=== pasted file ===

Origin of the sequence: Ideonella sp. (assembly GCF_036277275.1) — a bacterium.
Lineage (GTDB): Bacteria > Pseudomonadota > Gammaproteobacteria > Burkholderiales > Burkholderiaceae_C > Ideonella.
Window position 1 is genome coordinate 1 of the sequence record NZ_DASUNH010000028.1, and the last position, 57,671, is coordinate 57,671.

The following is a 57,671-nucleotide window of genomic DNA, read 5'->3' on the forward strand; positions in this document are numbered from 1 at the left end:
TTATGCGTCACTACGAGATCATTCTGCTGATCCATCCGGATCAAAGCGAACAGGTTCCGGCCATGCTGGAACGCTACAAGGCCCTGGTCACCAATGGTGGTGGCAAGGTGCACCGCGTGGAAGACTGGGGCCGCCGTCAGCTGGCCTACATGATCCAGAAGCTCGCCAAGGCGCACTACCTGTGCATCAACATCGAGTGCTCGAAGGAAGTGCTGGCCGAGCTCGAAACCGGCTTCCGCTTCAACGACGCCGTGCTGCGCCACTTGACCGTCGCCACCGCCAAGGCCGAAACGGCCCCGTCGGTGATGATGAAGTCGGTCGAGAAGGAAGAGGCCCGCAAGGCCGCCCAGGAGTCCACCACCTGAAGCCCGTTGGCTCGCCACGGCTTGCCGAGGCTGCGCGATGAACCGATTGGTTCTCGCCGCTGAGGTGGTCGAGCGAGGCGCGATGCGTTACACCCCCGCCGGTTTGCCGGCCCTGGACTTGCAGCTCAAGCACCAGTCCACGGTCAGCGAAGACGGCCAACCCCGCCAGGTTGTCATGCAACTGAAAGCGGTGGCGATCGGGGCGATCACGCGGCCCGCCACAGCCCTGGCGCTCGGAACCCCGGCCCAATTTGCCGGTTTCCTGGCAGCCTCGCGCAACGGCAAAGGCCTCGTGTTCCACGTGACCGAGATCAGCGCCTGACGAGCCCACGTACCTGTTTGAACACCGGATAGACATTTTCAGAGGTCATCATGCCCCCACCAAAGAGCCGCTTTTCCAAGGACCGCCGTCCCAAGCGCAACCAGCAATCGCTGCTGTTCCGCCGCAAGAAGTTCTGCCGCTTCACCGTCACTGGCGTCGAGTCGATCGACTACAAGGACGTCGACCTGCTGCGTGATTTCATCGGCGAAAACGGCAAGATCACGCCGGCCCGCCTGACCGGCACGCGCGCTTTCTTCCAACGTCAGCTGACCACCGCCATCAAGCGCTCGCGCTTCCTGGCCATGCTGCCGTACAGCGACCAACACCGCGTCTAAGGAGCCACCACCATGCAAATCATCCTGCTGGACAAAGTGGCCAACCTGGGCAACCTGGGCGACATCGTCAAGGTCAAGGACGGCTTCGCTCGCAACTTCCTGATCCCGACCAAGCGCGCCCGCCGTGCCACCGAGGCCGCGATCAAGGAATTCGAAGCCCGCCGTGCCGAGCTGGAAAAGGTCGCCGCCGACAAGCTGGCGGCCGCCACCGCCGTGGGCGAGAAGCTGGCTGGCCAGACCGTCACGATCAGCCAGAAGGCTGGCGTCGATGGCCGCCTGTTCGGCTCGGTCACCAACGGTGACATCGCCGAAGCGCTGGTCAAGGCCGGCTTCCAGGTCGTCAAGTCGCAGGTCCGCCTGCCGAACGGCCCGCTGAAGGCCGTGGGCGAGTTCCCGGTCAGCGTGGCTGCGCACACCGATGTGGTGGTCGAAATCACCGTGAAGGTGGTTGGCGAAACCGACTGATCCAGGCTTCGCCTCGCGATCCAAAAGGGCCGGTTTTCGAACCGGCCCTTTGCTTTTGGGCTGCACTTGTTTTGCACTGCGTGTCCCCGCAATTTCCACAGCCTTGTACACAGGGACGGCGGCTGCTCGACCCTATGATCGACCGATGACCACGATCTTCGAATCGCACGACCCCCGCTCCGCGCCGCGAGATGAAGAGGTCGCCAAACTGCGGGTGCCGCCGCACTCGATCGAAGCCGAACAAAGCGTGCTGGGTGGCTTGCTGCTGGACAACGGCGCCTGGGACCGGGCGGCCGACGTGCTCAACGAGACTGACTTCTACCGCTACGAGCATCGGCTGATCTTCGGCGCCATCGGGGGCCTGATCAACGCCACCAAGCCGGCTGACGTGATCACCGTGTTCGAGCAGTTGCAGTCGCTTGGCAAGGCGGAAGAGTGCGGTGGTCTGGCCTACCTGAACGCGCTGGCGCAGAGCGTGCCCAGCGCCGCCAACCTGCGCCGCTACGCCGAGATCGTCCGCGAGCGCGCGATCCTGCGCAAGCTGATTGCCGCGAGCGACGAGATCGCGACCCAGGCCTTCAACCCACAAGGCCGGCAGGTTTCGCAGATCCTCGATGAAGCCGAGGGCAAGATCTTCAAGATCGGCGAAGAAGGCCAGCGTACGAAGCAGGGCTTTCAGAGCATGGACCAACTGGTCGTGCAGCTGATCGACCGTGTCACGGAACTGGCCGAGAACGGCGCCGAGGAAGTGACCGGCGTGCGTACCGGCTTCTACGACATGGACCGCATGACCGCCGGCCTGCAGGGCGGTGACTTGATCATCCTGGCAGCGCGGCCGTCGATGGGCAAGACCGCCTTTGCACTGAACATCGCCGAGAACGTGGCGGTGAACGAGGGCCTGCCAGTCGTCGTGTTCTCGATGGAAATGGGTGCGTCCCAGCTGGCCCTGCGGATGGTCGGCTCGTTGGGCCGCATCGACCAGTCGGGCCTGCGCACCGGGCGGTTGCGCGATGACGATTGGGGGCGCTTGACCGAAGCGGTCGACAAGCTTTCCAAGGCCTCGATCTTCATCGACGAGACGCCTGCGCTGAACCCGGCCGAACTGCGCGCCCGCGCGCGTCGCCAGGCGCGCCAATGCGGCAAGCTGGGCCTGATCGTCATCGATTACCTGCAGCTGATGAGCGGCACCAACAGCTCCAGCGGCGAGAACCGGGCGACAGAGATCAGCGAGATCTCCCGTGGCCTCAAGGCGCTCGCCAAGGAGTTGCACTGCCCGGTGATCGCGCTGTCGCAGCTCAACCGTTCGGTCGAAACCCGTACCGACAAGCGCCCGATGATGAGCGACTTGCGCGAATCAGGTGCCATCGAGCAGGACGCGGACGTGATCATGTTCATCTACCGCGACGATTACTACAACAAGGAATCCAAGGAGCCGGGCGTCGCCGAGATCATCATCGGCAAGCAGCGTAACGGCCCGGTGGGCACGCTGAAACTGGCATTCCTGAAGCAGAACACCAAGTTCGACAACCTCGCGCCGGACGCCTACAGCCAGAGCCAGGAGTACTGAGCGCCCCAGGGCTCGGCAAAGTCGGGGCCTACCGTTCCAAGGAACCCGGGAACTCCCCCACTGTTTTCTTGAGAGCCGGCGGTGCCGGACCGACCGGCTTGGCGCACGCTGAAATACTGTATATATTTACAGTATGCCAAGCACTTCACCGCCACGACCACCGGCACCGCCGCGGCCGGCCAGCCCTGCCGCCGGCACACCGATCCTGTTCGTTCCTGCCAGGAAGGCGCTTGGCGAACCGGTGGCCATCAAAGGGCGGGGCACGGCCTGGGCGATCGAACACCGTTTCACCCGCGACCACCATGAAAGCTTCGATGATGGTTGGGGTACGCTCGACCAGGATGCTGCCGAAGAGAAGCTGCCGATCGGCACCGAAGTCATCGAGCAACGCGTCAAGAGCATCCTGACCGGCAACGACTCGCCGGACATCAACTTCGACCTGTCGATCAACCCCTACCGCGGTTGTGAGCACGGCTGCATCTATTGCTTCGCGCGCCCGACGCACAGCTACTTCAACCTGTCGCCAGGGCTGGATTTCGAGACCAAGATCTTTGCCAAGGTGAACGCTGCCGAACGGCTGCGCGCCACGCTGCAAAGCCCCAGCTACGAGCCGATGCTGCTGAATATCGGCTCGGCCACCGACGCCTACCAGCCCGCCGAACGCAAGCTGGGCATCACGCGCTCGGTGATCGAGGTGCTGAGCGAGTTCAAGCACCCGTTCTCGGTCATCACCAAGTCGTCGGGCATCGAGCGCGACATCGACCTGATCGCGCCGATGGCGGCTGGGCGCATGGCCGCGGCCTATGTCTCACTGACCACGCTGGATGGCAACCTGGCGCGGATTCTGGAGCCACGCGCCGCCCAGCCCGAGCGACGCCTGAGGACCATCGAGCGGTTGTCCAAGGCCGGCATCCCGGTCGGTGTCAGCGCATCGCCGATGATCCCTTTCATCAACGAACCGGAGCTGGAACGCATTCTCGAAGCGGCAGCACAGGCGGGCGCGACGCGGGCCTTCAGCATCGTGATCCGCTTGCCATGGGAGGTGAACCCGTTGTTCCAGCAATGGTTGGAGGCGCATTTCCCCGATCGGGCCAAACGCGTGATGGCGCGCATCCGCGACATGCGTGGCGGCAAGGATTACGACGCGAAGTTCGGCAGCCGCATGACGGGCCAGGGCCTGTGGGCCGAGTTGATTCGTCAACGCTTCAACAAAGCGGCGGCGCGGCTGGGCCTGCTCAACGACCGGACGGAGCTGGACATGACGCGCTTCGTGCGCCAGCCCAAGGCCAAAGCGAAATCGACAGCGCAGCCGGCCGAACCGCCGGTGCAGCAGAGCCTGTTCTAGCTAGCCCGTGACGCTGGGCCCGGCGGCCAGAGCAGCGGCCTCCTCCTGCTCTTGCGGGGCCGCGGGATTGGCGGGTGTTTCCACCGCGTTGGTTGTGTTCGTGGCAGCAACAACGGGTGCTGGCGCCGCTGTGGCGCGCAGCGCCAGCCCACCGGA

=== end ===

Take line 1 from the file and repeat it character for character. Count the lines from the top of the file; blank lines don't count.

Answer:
Origin of the sequence: Ideonella sp. (assembly GCF_036277275.1) — a bacterium.